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    i was going through this same issue and still am. I looked at buying the servo sleeve kit for 99$ but figured why stop there? might as well do the IM and buy the $200 kit, then definitely the modified tools so its less of a b*tch on my back.

    ...but while i am down there, i should drop the pan, maybe get a new filter and who knows what I will find in the bottom of the pan, plus how many quarts of fluid I would need to buy at 5-7$ a pop for the Mercon V.

    I dont believe that I am a "rebuilt" or "reman" kinda guy so I looked for something and had some patience. i luckily found a trans out of a running police truck with 88K and a timing slap no mechanic wanted to touch. so for $450 I can take a shot and if it doesnt work good, perhaps I will get lucky with a part swap.

    these trucks look great but its either/or with the trans and the motor. i wouldnt put $2500 into it as i could probably find a whole that cheap.
     
  20. imp

    imp Well-Known Member

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    From where do you draw this information? See Below. imp

    1. Proceed with finding the appropriate wires that correspond to the torque converter clutch. In most cases, it will be two wires; one for a ground and one for power. Apply power and ground and listen for the solenoid to click.
    2. If the solenoid does not click, proceed with checking continuity across the solenoid and continuity to and from the corresponding wires to and from the sensor. The solenoid should have a low ohm (.02 to .05) reading, this will vary with manufacturers so verify your reading with a factory service manual or equivalent. The wires should also have a low ohm reading. Also, make sure neither wire are shorted to ground or power.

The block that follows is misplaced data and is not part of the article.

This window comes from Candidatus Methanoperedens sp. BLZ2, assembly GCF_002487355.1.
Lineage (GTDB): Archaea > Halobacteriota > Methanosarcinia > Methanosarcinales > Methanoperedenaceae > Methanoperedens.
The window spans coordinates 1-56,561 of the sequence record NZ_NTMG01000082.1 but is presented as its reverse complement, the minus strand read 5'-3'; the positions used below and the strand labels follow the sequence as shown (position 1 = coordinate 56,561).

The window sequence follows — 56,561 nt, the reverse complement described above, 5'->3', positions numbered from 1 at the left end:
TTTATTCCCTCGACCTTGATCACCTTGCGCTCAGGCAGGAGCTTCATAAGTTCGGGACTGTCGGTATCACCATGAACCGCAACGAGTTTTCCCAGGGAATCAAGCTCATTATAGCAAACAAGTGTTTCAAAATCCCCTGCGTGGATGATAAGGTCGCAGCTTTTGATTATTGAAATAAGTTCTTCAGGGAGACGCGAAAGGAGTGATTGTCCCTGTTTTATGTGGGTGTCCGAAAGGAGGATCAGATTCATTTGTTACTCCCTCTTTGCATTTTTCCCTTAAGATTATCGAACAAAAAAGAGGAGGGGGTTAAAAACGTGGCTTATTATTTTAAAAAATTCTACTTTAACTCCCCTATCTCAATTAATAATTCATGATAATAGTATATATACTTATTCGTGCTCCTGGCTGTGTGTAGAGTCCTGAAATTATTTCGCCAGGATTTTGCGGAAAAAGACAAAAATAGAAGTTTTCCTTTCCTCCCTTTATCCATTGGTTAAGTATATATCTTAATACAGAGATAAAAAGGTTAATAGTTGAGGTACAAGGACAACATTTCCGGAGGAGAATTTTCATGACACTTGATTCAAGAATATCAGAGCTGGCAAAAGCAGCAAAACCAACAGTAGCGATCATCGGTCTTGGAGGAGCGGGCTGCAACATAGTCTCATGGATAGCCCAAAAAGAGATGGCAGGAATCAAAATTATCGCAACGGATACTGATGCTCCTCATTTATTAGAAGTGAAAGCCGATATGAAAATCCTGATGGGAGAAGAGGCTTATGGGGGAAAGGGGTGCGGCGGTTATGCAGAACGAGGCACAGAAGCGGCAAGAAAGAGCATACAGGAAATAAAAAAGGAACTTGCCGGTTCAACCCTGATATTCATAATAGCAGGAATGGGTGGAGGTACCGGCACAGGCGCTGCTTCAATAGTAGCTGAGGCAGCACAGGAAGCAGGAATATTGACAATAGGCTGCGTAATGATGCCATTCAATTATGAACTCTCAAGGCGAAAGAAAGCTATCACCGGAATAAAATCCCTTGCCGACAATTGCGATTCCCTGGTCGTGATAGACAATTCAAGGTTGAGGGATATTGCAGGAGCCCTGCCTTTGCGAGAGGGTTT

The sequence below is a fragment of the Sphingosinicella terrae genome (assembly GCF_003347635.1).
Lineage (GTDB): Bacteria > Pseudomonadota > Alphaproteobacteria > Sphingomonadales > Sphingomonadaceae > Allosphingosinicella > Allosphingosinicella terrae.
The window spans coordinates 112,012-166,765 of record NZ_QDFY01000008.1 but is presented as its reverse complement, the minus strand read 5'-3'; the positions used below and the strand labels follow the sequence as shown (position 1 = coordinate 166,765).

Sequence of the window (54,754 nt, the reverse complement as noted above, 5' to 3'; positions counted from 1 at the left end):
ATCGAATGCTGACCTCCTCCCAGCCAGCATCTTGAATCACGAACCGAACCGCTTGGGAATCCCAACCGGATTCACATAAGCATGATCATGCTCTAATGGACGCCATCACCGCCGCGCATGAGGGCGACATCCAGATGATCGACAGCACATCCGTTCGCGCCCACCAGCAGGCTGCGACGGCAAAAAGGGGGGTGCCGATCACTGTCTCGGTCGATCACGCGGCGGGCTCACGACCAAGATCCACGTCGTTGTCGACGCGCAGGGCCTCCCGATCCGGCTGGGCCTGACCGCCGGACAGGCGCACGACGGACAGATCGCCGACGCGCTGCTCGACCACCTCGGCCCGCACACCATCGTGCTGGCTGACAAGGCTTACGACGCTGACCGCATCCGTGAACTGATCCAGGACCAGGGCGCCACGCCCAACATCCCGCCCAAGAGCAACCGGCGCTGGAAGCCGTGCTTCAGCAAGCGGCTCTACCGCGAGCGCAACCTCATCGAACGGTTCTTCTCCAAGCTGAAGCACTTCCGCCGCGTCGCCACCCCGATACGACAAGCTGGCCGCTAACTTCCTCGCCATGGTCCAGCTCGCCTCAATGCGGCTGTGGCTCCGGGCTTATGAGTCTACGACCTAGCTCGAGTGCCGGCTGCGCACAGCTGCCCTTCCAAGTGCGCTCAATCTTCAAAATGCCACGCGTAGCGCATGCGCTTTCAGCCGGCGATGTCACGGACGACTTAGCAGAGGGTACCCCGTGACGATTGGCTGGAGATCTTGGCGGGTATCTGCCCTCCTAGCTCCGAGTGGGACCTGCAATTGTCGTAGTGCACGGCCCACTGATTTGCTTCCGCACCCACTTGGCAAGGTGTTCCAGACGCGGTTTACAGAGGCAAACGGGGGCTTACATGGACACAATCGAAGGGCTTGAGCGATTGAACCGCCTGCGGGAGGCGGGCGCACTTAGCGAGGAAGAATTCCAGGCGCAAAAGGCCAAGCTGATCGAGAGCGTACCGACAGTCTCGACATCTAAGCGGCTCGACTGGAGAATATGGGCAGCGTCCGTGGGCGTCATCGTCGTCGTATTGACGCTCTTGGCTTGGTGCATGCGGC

3. If the wires check out and the solenoid clicks. There may be a PCM issue, but I advise one to pull the transmission pan and closely examine the TCC solenoid for debris. Any small amount of debris will cause the solenoid to "short" and trick the computer into thinking it is applied. Or, if it’s metallic debris, it will attach itself to the solenoid and prevent it from disengaging. This was the problem in my case.
    http://www.obd-codes.com/p0743
     
  21. TechGuru

    TechGuru Well-Known Member

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    I am NOT talking about the TORQUE CONVERTER CLUTCH solenoid, I am talking about the solenoids that are part of the SOLENOID PACK.